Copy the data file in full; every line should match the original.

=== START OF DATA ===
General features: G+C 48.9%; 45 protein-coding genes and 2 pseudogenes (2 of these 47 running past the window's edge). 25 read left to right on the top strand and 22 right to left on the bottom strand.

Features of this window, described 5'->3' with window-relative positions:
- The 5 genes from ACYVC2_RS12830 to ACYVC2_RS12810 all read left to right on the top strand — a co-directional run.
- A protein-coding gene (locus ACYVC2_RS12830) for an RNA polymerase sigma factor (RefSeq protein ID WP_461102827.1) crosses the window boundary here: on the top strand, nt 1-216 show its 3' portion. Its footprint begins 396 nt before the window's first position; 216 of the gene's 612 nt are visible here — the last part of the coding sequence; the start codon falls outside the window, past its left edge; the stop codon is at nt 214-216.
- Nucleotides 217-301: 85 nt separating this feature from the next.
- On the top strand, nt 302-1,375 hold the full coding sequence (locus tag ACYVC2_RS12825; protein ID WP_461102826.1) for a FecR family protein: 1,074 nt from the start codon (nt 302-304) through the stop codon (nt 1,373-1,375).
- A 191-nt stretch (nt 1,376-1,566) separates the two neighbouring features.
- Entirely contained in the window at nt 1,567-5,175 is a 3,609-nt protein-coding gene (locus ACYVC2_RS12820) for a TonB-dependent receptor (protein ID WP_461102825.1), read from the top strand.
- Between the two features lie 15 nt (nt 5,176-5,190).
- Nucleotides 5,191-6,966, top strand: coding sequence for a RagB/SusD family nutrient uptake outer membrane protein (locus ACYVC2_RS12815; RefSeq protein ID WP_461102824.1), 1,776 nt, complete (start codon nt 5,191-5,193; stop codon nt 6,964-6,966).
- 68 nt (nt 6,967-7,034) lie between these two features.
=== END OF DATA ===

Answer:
General features: G+C 48.9%; 45 protein-coding genes and 2 pseudogenes (2 of these 47 running past the window's edge). 25 read left to right on the top strand and 22 right to left on the bottom strand.

Features of this window, described 5'->3' with window-relative positions:
- The 5 genes from ACYVC2_RS12830 to ACYVC2_RS12810 all read left to right on the top strand — a co-directional run.
- A protein-coding gene (locus ACYVC2_RS12830) for an RNA polymerase sigma factor (RefSeq protein ID WP_461102827.1) crosses the window boundary here: on the top strand, nt 1-216 show its 3' portion. Its footprint begins 396 nt before the window's first position; 216 of the gene's 612 nt are visible here — the last part of the coding sequence; the start codon falls outside the window, past its left edge; the stop codon is at nt 214-216.
- Nucleotides 217-301: 85 nt separating this feature from the next.
- On the top strand, nt 302-1,375 hold the full coding sequence (locus tag ACYVC2_RS12825; protein ID WP_461102826.1) for a FecR family protein: 1,074 nt from the start codon (nt 302-304) through the stop codon (nt 1,373-1,375).
- A 191-nt stretch (nt 1,376-1,566) separates the two neighbouring features.
- Entirely contained in the window at nt 1,567-5,175 is a 3,609-nt protein-coding gene (locus ACYVC2_RS12820) for a TonB-dependent receptor (protein ID WP_461102825.1), read from the top strand.
- Between the two features lie 15 nt (nt 5,176-5,190).
- Nucleotides 5,191-6,966, top strand: coding sequence for a RagB/SusD family nutrient uptake outer membrane protein (locus ACYVC2_RS12815; RefSeq protein ID WP_461102824.1), 1,776 nt, complete (start codon nt 5,191-5,193; stop codon nt 6,964-6,966).
- 68 nt (nt 6,967-7,034) lie between these two features.